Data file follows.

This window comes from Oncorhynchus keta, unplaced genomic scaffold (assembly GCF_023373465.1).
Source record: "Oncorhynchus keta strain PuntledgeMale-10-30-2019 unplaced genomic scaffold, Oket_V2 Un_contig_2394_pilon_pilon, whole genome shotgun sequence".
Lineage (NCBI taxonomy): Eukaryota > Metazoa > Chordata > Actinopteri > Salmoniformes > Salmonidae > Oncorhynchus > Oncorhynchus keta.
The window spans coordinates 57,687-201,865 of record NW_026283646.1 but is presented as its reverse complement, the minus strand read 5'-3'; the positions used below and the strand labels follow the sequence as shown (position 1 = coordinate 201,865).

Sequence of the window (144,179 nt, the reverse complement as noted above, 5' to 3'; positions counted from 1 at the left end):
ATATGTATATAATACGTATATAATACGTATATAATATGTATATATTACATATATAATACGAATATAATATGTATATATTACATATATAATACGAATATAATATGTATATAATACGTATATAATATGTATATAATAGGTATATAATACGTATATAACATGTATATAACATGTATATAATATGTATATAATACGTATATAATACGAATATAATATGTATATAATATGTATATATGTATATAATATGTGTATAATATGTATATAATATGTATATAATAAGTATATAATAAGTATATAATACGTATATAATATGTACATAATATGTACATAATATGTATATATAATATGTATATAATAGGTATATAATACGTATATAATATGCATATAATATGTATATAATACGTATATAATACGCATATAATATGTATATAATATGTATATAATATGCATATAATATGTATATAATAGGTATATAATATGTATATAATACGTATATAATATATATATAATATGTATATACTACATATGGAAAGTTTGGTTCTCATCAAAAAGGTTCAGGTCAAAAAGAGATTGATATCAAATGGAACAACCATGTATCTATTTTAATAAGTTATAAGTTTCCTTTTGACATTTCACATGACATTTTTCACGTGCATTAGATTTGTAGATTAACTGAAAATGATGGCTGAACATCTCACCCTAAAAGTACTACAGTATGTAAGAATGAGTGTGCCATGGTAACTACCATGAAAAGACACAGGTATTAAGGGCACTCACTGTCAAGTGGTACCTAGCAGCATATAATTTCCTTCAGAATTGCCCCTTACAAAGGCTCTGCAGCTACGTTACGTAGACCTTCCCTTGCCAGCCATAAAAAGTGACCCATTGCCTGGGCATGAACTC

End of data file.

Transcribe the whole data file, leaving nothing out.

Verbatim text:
This window comes from Oncorhynchus keta, unplaced genomic scaffold (assembly GCF_023373465.1).
Source record: "Oncorhynchus keta strain PuntledgeMale-10-30-2019 unplaced genomic scaffold, Oket_V2 Un_contig_2394_pilon_pilon, whole genome shotgun sequence".
Lineage (NCBI taxonomy): Eukaryota > Metazoa > Chordata > Actinopteri > Salmoniformes > Salmonidae > Oncorhynchus > Oncorhynchus keta.
The window spans coordinates 57,687-201,865 of record NW_026283646.1 but is presented as its reverse complement, the minus strand read 5'-3'; the positions used below and the strand labels follow the sequence as shown (position 1 = coordinate 201,865).

Sequence of the window (144,179 nt, the reverse complement as noted above, 5' to 3'; positions counted from 1 at the left end):
ATATGTATATAATACGTATATAATACGTATATAATATGTATATATTACATATATAATACGAATATAATATGTATATATTACATATATAATACGAATATAATATGTATATAATACGTATATAATATGTATATAATAGGTATATAATACGTATATAACATGTATATAACATGTATATAATATGTATATAATACGTATATAATACGAATATAATATGTATATAATATGTATATATGTATATAATATGTGTATAATATGTATATAATATGTATATAATAAGTATATAATAAGTATATAATACGTATATAATATGTACATAATATGTACATAATATGTATATATAATATGTATATAATAGGTATATAATACGTATATAATATGCATATAATATGTATATAATACGTATATAATACGCATATAATATGTATATAATATGTATATAATATGCATATAATATGTATATAATAGGTATATAATATGTATATAATACGTATATAATATATATATAATATGTATATACTACATATGGAAAGTTTGGTTCTCATCAAAAAGGTTCAGGTCAAAAAGAGATTGATATCAAATGGAACAACCATGTATCTATTTTAATAAGTTATAAGTTTCCTTTTGACATTTCACATGACATTTTTCACGTGCATTAGATTTGTAGATTAACTGAAAATGATGGCTGAACATCTCACCCTAAAAGTACTACAGTATGTAAGAATGAGTGTGCCATGGTAACTACCATGAAAAGACACAGGTATTAAGGGCACTCACTGTCAAGTGGTACCTAGCAGCATATAATTTCCTTCAGAATTGCCCCTTACAAAGGCTCTGCAGCTACGTTACGTAGACCTTCCCTTGCCAGCCATAAAAAGTGACCCATTGCCTGGGCATGAACTC